Of course, these descriptions are an over simplification and everyone around the table is much more nuanced than these two dimensional caricatures suggest, but it should allow you to build a picture of the environment and the ways in which lines can be drawn and debates can play out their meetings. Their backgrounds, at times, divide them. They look at each situation, as we all do, through the lens of their lived experiences. Where some see opportunity, others see risk. What some view as caution, others view as negativity. What some view as positivity, others view as naivety.


And the reality is, they're all correct! Borrowing money DOES generate opportunity, but it also generates risk and that risk needs to be managed. Not borrowing money reduces the risk but it also limits the scope and the reach of the charity. Rolling the dice with a belief in the possibility and in pursuit of a noble vision IS exciting and exhilarating and many great stories of visionaries and entrepreneurs involve their having a high tolerance to risk, but doing it at every cut and turn generates a level of anxiety that many people are simply not built to handle!


What was evident, however, from the first moment that I met the team, was how passionate they all are in the mission of their organisation. Those who think big and bold and grand, do it because they want to make the biggest possible difference to the people who the charity serves. They're restless for change and impact. But those who want a more cautious approach, want it because they want to protect the charity, in order that it can survive and thrive and they know that it if all falls apart, the charity loses its ability to help anyone at all. Those who are less inclined to engage in the processes and the rigour and the reporting aren't less inclined through malice or to be obstructive. They get why it's important - they just see it as less important than the hands on work, with helping the homeless they meet as their number one priority.


And when you're close to the work and deep in the stresses of a major project, you're often unable to lift your head up and remind yourself of why you're there at all. Small frustrations emerge, which lead to a reduced inclination to communicate and to find common ground and those small frustrations grow into bigger frustrations, which manifest themselves in all kinds of unhelpful ways.


But on Monday, when they did stop and raise their heads from the work, spend time together in the same room and take stock of their progress, they were able to recognise and remind themselves that the reason they give so much of themselves to the charity, is because they all believe passionately in the vision and the mission and they all want to make a difference. Sure, they have different ideas about how to get there; but the things which divide them are barely visible in the light of the things which unite them. And so we spent the day working through their worries, challenges, anxieties and frustrations, looking at where they see themselves and the parts they play in the organisation and sharing their thoughts on the magic they see in each other. There were tears, smiles and lots of laughter. Frustrations were aired and challenges were thrashed out. And when we all left at the end of the day, everyone was equal parts exhausted and excited about the future and their ability as a team to tackle the obstacles which lie ahead.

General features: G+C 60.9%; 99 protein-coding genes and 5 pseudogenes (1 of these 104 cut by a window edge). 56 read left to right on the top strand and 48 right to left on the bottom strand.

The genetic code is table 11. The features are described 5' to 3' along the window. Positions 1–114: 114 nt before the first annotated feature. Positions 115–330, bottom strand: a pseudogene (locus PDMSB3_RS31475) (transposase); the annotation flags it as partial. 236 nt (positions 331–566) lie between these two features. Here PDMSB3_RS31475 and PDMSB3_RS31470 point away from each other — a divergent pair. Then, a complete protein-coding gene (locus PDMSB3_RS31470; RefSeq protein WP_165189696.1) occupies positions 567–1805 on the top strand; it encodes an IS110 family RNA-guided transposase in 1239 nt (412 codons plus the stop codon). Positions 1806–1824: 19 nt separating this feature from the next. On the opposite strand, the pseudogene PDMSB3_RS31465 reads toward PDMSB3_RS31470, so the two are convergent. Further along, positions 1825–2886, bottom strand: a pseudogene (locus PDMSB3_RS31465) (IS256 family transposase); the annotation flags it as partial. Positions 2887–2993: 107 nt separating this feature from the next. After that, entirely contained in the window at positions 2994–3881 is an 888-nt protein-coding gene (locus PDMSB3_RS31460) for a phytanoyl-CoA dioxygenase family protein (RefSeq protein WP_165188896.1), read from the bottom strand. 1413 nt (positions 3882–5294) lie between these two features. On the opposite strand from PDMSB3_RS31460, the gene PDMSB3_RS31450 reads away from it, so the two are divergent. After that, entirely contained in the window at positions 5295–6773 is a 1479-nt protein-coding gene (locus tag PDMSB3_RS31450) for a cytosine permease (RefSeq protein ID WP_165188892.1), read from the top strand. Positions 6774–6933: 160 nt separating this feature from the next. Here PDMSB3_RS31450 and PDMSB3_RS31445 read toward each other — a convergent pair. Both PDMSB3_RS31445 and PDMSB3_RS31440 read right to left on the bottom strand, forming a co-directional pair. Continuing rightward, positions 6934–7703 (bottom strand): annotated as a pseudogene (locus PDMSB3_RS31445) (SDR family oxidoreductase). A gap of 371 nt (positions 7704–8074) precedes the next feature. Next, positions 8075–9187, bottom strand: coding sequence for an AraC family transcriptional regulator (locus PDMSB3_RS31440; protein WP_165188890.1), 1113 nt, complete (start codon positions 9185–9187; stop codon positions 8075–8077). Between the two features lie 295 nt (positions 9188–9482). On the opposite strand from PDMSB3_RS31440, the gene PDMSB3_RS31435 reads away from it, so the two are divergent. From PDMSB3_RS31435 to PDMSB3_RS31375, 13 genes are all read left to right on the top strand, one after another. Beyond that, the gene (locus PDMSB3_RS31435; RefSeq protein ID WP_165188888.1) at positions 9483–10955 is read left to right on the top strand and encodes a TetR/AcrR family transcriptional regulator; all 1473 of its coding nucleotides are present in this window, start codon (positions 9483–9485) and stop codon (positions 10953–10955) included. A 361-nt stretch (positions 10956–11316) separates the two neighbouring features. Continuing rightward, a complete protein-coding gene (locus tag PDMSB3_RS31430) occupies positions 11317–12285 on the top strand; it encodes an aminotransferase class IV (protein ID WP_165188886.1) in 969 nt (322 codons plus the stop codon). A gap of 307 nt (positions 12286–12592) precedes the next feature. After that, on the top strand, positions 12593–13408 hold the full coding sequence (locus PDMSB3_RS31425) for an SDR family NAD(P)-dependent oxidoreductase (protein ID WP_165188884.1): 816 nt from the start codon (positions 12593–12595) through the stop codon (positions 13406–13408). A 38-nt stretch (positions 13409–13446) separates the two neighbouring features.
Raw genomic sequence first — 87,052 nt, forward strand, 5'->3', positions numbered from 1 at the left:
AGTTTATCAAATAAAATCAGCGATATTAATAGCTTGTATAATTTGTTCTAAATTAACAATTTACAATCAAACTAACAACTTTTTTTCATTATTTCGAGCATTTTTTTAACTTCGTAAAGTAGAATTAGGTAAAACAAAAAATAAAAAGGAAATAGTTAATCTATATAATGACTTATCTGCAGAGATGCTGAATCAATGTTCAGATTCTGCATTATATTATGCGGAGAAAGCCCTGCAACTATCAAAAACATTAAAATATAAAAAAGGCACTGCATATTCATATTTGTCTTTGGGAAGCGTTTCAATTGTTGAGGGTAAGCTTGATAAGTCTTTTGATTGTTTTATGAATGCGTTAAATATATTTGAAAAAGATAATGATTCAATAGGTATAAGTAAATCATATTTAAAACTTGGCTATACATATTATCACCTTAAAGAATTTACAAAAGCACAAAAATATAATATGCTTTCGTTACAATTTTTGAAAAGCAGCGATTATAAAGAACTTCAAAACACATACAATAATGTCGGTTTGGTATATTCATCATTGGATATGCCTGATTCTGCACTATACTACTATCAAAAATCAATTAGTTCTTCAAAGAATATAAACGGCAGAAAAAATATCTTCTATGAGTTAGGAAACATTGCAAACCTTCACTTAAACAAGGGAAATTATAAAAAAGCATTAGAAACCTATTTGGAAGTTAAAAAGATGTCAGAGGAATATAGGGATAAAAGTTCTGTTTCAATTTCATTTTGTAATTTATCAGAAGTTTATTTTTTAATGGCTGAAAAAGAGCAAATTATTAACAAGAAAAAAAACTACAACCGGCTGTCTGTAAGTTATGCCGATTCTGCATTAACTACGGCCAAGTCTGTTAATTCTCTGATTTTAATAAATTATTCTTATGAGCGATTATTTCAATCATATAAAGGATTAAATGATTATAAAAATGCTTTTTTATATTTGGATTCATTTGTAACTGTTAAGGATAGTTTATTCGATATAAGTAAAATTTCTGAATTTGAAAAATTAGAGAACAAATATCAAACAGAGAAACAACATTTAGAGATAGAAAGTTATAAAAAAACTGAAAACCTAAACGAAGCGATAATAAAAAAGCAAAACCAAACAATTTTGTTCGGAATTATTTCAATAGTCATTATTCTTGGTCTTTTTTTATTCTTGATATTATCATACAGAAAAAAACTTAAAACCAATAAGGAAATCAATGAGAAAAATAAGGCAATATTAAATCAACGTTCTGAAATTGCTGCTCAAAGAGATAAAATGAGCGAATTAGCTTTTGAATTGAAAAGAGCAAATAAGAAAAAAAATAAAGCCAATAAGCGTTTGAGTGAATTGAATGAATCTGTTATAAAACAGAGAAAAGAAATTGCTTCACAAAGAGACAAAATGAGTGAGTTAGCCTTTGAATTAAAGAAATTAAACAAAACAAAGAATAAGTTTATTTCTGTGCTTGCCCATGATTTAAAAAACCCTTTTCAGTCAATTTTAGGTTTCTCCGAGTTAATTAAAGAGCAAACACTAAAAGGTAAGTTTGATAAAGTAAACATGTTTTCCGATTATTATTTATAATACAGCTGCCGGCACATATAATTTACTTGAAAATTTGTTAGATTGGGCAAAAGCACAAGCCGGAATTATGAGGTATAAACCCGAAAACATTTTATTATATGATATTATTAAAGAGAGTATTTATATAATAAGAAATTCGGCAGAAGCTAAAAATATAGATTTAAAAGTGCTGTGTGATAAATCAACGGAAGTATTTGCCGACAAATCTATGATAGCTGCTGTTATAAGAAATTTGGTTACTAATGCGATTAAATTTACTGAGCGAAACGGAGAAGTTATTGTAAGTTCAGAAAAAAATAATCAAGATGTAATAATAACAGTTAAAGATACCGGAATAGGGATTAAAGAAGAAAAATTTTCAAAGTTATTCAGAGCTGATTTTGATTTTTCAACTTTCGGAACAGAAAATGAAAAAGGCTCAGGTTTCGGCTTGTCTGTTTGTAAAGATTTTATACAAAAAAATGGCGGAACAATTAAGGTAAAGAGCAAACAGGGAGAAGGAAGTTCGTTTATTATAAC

And for me, it was as rewarding a day's work as it's possible to have. I consider myself very lucky to have been given the opportunity to help them, even a little bit, along on their journey - and I'm excited to see the shelter open and visit to experience their work in person.


On a final note, something else you could do, while you're here, is to donate a penny or two to Off The Streets - they're an incredible charity who do hugely valuable work and anything you do to support their work will make a real, tangible difference to the lives of people who are experiencing hardship. The case studies on their website are inspiring, but those are only the tip of a very large iceberg. Spending time with the team, it's impossible not to be inspired by the work they do, but also to recognise that there's a lot more still needing done, and your support matters.